Do exerciser weight status and perceived motivation predict instructors’ motivation and beliefs about the exerciser? A test of motivation contagion effects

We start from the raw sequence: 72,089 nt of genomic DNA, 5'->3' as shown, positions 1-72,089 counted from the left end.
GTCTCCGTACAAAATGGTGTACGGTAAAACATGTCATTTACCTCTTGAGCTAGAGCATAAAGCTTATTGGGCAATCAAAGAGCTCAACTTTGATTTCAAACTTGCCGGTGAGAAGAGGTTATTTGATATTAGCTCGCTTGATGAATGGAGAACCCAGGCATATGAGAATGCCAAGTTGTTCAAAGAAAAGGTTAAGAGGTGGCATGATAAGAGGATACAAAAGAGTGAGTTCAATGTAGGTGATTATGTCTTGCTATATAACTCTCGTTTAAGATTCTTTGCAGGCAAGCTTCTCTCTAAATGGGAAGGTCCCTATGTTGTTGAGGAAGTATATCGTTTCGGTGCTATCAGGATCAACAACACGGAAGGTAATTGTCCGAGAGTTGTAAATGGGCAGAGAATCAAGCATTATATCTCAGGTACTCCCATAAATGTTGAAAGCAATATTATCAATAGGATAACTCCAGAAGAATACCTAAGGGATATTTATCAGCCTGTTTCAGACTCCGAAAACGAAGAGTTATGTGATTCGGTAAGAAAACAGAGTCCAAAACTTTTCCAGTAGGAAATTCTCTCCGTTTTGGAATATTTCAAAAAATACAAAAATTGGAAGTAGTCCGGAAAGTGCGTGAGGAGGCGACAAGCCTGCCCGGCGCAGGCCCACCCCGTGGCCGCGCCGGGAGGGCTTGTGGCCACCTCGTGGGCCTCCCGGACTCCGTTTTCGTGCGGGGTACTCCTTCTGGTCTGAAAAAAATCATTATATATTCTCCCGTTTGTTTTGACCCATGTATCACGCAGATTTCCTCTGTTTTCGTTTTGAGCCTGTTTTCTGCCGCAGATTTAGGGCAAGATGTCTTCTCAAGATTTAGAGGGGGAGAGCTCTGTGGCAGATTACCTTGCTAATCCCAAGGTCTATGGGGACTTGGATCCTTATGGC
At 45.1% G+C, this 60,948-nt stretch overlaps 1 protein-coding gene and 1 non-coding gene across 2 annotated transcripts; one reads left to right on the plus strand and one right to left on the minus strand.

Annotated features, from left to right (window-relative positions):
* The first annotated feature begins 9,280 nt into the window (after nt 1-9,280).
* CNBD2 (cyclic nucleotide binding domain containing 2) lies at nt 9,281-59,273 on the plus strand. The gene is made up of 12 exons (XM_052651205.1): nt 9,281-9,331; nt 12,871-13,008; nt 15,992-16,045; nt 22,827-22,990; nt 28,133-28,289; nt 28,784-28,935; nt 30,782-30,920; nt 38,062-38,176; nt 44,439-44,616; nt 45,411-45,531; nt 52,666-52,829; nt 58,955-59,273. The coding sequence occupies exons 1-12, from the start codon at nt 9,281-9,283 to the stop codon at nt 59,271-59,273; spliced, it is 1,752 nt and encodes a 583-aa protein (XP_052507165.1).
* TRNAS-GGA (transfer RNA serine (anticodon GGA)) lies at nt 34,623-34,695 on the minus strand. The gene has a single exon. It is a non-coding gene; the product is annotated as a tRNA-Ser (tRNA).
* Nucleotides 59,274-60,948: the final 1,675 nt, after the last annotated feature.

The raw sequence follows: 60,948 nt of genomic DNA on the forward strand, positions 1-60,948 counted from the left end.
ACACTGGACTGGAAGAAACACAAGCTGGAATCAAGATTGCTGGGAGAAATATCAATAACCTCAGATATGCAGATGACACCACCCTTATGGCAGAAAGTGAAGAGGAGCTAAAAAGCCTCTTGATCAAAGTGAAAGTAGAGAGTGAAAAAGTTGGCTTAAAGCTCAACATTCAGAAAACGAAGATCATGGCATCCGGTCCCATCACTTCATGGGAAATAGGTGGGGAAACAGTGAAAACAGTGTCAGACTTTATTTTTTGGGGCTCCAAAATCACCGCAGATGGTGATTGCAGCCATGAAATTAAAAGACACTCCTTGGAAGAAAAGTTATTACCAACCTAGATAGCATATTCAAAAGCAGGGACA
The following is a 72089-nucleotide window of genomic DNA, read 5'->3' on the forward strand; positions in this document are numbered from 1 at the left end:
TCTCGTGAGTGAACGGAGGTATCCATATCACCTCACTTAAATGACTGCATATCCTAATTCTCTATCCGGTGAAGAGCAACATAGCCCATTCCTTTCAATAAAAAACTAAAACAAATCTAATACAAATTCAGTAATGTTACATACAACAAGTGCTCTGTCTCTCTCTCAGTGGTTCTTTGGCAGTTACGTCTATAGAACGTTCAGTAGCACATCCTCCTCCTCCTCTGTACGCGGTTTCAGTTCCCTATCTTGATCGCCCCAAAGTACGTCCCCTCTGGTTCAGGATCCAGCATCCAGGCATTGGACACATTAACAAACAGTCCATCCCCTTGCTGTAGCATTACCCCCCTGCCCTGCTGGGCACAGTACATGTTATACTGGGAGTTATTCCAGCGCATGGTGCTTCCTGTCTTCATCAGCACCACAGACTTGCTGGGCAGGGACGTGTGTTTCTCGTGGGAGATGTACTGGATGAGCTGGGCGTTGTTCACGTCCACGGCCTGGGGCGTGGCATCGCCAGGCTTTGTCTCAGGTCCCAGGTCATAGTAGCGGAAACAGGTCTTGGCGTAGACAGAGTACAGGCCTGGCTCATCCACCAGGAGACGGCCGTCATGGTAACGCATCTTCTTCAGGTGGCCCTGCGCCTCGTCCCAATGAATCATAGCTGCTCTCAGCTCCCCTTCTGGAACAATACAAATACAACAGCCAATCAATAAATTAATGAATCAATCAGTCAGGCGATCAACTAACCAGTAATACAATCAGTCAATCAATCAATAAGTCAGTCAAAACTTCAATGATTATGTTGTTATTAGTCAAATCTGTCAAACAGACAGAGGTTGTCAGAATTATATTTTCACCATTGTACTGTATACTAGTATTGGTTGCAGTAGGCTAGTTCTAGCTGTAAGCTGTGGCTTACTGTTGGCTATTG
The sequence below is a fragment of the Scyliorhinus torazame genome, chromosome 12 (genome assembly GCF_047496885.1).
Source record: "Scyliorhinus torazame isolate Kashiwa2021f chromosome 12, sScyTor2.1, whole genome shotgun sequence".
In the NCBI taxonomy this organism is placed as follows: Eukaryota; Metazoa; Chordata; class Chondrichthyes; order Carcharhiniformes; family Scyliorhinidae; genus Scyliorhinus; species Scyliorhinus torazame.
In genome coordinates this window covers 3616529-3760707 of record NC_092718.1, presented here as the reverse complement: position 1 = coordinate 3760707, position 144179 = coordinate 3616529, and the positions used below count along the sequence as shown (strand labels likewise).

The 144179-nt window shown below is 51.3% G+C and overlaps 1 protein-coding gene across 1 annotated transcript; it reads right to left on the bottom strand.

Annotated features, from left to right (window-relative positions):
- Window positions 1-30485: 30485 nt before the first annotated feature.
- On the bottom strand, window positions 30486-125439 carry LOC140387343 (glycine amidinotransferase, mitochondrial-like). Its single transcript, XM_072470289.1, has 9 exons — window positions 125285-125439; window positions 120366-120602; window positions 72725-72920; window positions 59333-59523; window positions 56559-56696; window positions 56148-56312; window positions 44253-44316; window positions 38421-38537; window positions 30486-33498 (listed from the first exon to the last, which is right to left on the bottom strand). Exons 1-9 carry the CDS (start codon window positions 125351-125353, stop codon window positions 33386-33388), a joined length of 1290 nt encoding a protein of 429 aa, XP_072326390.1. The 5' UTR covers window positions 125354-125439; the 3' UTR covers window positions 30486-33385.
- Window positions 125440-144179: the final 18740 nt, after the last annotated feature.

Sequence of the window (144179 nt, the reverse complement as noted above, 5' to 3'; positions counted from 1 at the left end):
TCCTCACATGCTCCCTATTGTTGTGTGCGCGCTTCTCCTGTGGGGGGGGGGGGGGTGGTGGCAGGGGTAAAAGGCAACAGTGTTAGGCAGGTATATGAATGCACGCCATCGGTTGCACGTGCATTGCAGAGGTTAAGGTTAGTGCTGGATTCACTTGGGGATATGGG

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© 2018 Elsevier Ltd We examined how fitness professionals’ perceptions of a hypothetical exerciser's motivation and weight status impacted the professionals’ motivation to instruct, perceived effectiveness of different interpersonal behaviors toward the exerciser, and beliefs about the exerciser's efficacy to overcome barriers to exercise. Results of a 2 (autonomous vs. controlled exerciser motivation) x 2 (normal weight vs. overweight exerciser) between-subjects experimental design showed that fitness professionals (N = 134) were more autonomously motivated to instruct, perceived autonomy-supportive behaviors as more effective, and had stronger beliefs regarding the exerciser's efficacy when the exerciser was portrayed as having autonomous motivation, compared to controlled motivation. Fitness professionals reported higher levels of controlled motivation to instruct and perceived controlling behaviors as more effective when presented with the overweight exerciser, compared to the normal weight exerciser. Our findings suggest that perceptions of exercisers’ motivation and body weight can influence fitness professionals’ interactions with and beliefs about their clients.
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